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English, only English? But how?

Callan Method is great for teaching beginners directly in the new language. No need to use learners’ first language. English and only English is more than enough to create a meaningful and satisfying English learning experience. Here is how: 

Repeat, repeat and repeat...

In the beginning was the repetition…

How does one even find somebody who doesn’t speak any English? It’s probably easier to imagine learning a less commonly known language like Armenian or Farsi.

English is seemingly ever- and omnipresent, yet many learners coming to Speak Quick have had little to no previous experience learning English or if they have, it has sadly been negative.

Repetition is exactly what is needed at this stage. By repeating basic vocab together, both learners and educators start a conversation. Following the carefully laid out structures in lessons 1 through 9 can be extremely empowering and dare I say life changing.

Sprechen vor Schreiben.

Always look before you leap but never write before you speak.

I have personally yet to meet a learner who claimed not to be a visual learner. A picture is worth a thousand words they say and I couldn’t agree more. But… precisely because this is so true, it is vital to focus on the acceptable pronunciation, rhythm and melody of the new language before we practice reading and writing.

We are naturally drawn more to the spelling of the a word when we see it and are more likely to memorize the way a word or a phrase is spelled than the way it is pronounced.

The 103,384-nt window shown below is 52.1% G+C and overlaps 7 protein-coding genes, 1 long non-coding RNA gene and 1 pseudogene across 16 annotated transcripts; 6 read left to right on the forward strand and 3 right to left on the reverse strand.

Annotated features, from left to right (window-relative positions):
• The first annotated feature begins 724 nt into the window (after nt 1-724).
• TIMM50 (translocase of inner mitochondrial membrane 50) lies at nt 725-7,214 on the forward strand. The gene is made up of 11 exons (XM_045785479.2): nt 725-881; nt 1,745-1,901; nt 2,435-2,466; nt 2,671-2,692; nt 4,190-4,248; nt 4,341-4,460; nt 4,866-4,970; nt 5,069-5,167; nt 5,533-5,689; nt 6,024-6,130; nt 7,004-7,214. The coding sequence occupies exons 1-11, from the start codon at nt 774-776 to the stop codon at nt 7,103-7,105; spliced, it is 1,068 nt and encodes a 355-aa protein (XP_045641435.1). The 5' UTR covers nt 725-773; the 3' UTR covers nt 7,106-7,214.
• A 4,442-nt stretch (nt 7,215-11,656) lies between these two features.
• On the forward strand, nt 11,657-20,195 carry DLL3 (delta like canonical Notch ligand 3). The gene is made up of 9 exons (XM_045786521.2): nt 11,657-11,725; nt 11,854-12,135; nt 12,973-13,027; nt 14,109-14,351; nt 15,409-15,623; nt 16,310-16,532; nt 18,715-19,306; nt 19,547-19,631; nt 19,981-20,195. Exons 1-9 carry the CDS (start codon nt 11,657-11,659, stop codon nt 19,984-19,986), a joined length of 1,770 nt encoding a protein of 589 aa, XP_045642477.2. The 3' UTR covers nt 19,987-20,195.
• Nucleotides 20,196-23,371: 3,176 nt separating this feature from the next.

This is where the Callan Method magic comes to the fore. In a Callan Method lesson we listen and speak first, then we read and write.

Practise what you practiced.

I love the sensation of being fully immersed in a new language. Even if I know I’ll never learn it, I enjoy being surrounded by new, unexpected sounds and interactions. This feeling of excitement, however, can quickly become overwhelming. One way of managing these strong emotions in a Callan Method lesson is revising (reviewing) the material from previous lessons.

Practising what had already been practised may at times feel underwhelming for the tutor but for the learner it might be exactly what they need and want. By sticking to the carefully planned and laid out context in the Callan Method books and not adding extra unnecessary input, we can boost learners’ confidence and inspire them to embrace the new linguistic reality.

Reading to the rescue.

The first Reading of the course is in Lesson 4 (page 22) and it can be a godsend. After having practised the names of the object in the immediate surroundings, the verb to be, some basic adjectives, plurals, pronouns and preposition (yes, that’s a lot) a Reading will change the pace of the lesson and introduce another unique element to the Callan Method experience.

ABE - Always Be Educating.

Knowing that what we do has a purpose and has been carefully thought out to optimise the learning process and help learners progress towards achieving their learning goals is a didactic tool in itself. Educating the learners why we do what we do, is often as important as actually doing those things.

Understanding the logic behind the Callan Method principles and educating learners on it is part and parcel of a Callan Method educator’s role.

English, only Eglish?
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